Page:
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Am J Public Health. 2007 Aug;97(8):1464-9. Epub 2007 Jun 28.

Use of tobacco cessation treatments among young adult smokers: 2005 National Health Interview Survey.

Author information

1
Institute for Health Research and Policy, University of Illinois, Chicago, IL 60608, USA. suecurry@uic.edu

Abstract

OBJECTIVES:

We compared use of smoking cessation treatments and factors associated with treatment use among young adult smokers and other adult smokers.

METHODS:

We used data from the 2005 National Health Interview Survey core and cancer control supplement. The sample consisted of 6511 current smokers, of whom 759 were aged 18-24 years. Our analyses were weighted to account for differential sampling probabilities and nonresponse rates. We compared continuous measures using the t test; logistic regression was used to obtain odds ratios and confidence intervals. Multiple logistic regression was used to identify correlates of treatment use.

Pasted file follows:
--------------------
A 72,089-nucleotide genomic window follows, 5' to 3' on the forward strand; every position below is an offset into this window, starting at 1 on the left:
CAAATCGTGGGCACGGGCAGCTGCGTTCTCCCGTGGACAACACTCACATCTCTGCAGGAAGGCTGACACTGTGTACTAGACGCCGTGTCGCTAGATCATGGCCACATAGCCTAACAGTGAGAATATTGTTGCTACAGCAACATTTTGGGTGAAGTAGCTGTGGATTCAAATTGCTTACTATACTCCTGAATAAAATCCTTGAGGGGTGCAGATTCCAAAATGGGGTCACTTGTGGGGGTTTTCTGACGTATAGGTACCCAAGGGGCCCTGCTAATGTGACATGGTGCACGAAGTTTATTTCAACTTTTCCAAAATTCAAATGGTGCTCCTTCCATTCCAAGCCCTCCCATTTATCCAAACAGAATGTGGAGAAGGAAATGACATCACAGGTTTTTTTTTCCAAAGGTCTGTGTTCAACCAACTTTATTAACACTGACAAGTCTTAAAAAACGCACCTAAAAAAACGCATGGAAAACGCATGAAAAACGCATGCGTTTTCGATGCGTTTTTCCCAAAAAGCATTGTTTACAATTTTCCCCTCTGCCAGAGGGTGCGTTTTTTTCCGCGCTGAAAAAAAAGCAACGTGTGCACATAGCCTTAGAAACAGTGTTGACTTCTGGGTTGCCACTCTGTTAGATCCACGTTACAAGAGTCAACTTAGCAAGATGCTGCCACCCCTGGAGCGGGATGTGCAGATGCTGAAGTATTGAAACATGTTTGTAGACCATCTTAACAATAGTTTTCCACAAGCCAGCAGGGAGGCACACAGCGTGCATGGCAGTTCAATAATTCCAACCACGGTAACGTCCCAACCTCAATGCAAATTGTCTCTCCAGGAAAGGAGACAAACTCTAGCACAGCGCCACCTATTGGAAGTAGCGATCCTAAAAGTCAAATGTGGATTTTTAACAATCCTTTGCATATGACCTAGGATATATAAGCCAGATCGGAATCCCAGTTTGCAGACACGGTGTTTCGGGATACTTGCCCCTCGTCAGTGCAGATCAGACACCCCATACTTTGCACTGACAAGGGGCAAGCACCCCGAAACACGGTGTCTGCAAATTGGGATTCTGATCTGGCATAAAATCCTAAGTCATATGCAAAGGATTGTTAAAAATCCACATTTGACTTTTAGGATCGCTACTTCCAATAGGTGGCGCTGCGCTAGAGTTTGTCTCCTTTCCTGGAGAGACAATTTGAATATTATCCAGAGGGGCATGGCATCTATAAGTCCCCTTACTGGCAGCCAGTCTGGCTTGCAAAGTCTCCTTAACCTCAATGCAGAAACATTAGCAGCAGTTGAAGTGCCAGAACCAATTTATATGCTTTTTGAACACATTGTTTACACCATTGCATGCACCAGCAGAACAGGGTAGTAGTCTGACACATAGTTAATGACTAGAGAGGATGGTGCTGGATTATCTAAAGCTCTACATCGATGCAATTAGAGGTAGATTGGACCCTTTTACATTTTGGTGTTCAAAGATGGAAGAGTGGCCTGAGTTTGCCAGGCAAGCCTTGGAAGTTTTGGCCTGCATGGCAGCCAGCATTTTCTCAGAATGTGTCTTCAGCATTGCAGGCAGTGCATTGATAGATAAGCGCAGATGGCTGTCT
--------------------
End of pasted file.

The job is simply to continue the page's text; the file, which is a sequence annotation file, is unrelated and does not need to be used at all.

RESULTS:

Behavioral treatment use was infrequent among all smokers (4%-5%). Young adult smokers were less likely than other smokers to use pharmacotherapy (18% vs 32%). Correlates of pharmacotherapy use for young adult smokers were receiving advice from a health care provider, heavier smoking, and higher educational attainment. Compared with other smokers, young adult smokers were less likely to have received advice to quit from a health care provider (49% vs 60%).

CONCLUSIONS:

Evidence-based tobacco cessation treatments are underused by young adult smokers.

PMID:
17600243
PMCID:
PMC1931476
DOI:
10.2105/AJPH.2006.103788
[Indexed for MEDLINE]
Free PMC Article

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